Article provided by APS
Whether you’re the kind of consumer that studies a monthly catalogue with calculator and magic marker in hand, or the person who in mid-July gets distracted from window-cleaning chores by pictures and best prices of Easter eggs, the thinking behind the creation of a store catalogue has changed little since the first leaflet listing the published books of The Aldine Press hit the streets – and likely some waters, too – of Venice in 1498.
Indeed, since the production of this first form of catalogue, manufacturers and retailers alike remain drawn to the appeal of showcasing their respective wares via brightly coloured, categorized and often themed brochures highlighting not only the virtues of each featured item, but also its limited-time-offer best purchase price.
The advent and subsequent rapid growth of online shopping platforms may have made the catalogue browsing experience both that much more accessible and convenient, yet the behind-the-scenes processes involved in planning, compiling, designing, fact checking and the eventual publication of a broad selection of promotional items remains largely unchanged, be it for digital or print consumption.
Automating catalogue production means:
- Faster and more efficient processes, saving time and money
- Automatic information updates that remove the risk of errors and discrepancies
- Lower resource requirements, so you can do more with less
- Streamlined systems, reduction in complexity and associated costs
Taking the 176-year-old annual Tiffany’s Blue Book of featured jewellery as an example, strategy and planning aside, the design process of a catalogue can prove daunting, especially when so many images and products may appear similar to an untrained eye. Here many in-house, as well as outsourced agency studios rely on carefully integrated Digital Assets Management (DAM) software that stores any number of images, logos, themed branding and product descriptions within an easily searchable library. These intricate systems are designed to remove most of the leg- and guesswork associated with allocating the correct product picture, together with its respective information within its corresponding slot within the layout of the catalogue page.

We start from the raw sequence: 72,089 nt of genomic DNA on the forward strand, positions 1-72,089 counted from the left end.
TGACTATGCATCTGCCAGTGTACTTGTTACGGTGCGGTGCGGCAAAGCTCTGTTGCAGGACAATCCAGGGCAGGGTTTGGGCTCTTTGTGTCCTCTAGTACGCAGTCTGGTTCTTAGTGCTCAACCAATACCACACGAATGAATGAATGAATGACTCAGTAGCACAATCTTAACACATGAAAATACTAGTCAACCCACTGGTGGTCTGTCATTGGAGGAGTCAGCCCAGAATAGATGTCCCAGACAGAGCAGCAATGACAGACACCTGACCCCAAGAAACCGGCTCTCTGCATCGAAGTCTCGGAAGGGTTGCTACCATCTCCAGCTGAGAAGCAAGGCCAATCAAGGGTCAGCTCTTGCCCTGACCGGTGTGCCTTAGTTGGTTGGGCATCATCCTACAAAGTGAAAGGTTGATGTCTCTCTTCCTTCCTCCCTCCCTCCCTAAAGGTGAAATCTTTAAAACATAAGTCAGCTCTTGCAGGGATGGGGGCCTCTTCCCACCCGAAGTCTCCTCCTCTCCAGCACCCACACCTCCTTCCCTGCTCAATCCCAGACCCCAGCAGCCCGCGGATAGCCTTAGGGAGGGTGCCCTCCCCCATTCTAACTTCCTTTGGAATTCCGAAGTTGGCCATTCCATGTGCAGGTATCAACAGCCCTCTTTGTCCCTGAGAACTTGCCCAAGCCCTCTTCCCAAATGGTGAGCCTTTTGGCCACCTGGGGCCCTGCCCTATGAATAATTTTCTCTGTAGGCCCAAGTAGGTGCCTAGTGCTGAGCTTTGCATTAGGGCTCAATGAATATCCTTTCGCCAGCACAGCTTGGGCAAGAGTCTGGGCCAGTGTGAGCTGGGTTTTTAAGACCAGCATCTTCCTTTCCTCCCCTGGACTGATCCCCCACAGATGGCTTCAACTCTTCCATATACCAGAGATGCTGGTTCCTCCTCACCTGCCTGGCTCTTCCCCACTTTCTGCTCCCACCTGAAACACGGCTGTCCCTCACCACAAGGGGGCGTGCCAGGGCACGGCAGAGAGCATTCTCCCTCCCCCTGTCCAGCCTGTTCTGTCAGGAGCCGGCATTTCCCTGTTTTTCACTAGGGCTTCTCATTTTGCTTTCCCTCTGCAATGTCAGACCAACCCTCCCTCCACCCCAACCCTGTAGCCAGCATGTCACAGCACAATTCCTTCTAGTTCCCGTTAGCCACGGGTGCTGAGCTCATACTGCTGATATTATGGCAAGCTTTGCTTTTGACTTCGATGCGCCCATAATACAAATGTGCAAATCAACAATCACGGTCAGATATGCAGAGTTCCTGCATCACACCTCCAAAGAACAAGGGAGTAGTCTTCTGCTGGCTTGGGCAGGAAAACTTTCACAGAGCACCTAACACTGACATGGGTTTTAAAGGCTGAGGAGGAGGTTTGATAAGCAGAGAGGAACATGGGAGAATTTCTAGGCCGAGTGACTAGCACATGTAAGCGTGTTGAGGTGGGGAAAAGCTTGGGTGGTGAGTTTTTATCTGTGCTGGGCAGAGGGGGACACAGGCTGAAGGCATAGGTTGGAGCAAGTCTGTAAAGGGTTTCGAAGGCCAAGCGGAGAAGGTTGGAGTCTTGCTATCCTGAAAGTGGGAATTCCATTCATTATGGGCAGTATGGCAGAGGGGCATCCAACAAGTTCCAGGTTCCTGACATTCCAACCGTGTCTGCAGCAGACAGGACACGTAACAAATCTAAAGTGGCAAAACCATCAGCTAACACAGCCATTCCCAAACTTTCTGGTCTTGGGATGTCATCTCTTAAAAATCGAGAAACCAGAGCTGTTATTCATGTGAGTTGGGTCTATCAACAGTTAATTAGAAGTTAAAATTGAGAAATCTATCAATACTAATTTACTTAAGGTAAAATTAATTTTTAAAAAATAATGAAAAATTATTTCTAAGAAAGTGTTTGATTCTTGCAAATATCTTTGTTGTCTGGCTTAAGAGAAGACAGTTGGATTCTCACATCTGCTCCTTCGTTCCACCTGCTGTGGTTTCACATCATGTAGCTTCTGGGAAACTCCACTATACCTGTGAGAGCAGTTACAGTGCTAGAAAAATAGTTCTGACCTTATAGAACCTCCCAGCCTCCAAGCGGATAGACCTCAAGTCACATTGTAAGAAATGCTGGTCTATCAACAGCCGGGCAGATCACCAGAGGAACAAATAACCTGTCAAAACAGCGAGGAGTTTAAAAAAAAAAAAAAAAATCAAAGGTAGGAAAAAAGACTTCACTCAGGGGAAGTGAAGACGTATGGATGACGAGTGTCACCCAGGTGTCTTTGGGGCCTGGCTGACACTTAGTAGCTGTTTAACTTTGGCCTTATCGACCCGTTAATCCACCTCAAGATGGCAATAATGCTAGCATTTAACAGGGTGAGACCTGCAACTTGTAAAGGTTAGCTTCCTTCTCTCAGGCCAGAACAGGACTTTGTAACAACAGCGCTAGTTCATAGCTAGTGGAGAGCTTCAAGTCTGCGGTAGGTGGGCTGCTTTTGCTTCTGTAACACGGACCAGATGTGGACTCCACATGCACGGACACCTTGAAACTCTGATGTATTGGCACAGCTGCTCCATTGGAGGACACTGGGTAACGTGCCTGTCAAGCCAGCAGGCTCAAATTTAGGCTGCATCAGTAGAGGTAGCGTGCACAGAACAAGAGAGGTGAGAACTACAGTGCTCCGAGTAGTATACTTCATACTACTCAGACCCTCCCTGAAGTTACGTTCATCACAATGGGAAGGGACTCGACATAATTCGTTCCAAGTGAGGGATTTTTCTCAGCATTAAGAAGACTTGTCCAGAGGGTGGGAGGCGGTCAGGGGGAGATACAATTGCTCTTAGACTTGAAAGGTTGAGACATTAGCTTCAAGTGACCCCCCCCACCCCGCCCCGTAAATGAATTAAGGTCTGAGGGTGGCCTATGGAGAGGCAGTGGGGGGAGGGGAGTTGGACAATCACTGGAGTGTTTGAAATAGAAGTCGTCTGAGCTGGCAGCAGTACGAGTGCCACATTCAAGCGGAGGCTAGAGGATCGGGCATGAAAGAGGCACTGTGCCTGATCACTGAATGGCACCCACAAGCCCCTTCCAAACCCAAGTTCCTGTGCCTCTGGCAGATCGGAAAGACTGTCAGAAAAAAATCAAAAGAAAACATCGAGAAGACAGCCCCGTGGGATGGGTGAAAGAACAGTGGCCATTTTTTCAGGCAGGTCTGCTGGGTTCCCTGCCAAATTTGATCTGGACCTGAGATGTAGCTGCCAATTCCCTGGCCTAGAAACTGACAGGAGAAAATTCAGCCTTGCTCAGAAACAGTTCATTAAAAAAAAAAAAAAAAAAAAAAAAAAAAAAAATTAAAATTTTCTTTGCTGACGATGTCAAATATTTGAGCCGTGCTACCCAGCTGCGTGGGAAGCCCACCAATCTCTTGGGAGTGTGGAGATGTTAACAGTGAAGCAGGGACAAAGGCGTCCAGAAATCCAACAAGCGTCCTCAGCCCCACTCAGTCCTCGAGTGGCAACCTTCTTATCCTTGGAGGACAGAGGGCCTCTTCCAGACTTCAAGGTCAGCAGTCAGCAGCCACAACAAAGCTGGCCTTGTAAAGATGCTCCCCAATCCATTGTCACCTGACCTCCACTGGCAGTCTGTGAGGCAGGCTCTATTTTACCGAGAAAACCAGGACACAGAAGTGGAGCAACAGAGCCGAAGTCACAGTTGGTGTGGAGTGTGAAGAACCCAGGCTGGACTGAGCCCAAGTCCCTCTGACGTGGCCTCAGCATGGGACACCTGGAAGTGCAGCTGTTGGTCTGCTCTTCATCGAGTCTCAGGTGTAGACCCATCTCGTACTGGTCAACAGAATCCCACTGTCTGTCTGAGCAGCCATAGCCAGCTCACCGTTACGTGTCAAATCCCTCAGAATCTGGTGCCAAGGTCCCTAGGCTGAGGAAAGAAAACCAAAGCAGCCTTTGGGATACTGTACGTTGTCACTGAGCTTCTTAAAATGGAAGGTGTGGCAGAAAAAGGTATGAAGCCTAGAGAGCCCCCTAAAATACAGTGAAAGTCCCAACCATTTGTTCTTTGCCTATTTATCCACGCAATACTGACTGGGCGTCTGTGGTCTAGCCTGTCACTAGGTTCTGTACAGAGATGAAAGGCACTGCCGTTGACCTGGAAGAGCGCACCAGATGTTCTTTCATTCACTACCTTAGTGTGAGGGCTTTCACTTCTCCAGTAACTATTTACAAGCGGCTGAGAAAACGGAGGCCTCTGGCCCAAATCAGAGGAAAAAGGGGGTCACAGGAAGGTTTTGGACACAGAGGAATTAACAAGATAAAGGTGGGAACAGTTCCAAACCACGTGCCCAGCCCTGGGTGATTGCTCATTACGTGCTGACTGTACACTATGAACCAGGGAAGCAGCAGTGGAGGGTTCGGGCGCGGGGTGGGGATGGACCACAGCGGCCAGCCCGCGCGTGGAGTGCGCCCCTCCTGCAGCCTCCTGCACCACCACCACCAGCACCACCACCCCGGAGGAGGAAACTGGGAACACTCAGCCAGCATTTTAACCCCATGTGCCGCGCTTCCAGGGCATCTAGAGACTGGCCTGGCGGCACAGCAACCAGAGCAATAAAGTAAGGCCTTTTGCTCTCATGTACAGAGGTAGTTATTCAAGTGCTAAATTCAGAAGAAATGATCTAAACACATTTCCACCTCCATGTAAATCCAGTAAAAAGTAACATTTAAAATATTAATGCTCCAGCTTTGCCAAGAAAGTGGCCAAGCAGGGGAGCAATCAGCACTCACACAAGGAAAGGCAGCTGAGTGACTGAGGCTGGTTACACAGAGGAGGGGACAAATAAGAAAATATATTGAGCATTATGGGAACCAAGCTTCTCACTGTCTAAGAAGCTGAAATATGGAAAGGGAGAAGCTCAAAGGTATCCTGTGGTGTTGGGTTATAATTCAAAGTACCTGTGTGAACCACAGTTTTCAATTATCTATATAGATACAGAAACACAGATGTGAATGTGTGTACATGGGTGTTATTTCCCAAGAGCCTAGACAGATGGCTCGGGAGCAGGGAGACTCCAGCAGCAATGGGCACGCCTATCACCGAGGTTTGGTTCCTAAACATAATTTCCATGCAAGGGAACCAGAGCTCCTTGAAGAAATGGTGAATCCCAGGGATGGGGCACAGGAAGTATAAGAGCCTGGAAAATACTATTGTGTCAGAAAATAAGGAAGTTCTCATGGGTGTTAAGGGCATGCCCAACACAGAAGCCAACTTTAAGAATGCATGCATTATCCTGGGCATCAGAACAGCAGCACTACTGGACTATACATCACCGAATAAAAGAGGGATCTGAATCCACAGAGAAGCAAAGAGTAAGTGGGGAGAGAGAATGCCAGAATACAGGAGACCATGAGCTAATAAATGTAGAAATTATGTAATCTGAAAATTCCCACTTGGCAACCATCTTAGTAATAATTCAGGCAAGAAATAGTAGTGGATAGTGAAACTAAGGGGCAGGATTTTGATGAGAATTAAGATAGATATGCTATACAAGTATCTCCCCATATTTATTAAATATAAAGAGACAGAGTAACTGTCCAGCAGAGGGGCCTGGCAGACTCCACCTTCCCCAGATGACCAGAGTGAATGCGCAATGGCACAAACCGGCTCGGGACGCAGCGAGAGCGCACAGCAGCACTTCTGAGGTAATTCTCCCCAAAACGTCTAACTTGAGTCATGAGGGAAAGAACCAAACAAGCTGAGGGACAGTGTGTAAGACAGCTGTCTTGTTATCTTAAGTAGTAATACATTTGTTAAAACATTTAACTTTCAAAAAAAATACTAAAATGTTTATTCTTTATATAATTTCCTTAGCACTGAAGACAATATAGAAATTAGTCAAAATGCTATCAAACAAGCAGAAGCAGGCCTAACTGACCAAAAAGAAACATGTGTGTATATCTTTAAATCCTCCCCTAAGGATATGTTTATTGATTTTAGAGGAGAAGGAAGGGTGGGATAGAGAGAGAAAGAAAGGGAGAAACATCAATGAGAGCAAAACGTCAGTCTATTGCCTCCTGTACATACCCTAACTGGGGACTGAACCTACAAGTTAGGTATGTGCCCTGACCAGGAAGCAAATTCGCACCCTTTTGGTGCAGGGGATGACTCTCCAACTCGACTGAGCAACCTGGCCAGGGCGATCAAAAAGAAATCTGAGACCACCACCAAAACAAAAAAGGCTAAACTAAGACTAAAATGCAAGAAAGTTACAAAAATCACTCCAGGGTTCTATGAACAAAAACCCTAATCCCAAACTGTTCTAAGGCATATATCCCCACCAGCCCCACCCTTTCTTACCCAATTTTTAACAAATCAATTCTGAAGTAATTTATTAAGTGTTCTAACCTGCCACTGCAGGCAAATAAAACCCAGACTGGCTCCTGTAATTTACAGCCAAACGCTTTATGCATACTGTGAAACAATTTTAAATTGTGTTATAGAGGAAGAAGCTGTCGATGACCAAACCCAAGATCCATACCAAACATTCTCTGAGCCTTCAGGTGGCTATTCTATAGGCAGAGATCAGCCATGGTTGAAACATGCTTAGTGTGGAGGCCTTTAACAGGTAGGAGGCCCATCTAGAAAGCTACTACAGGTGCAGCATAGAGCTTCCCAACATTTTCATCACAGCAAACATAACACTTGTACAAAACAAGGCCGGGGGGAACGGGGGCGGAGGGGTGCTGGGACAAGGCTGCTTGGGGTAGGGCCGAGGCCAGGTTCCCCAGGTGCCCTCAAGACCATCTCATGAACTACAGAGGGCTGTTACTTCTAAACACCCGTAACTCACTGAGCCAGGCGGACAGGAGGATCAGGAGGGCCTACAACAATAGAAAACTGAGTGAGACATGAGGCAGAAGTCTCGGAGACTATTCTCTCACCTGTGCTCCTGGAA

After embracing content orchestration and digital asset management, one national supermarket chain – with 71 stores and a large e-commerce platform – achieved a staggering 97% reduction in time locating product images – from 68 hours to 2 hours per campaign – as well as a 20% reduction in costs arising from images being misplaced and recommissioned.
Incorporated within a modern workflow management system, the design and layout of a catalogue can continue with any number of department manager or product specialist afforded an opportunity to oversee, track and recommend changes throughout the process, rather than once the artwork has been completed – and with a print deadline looming.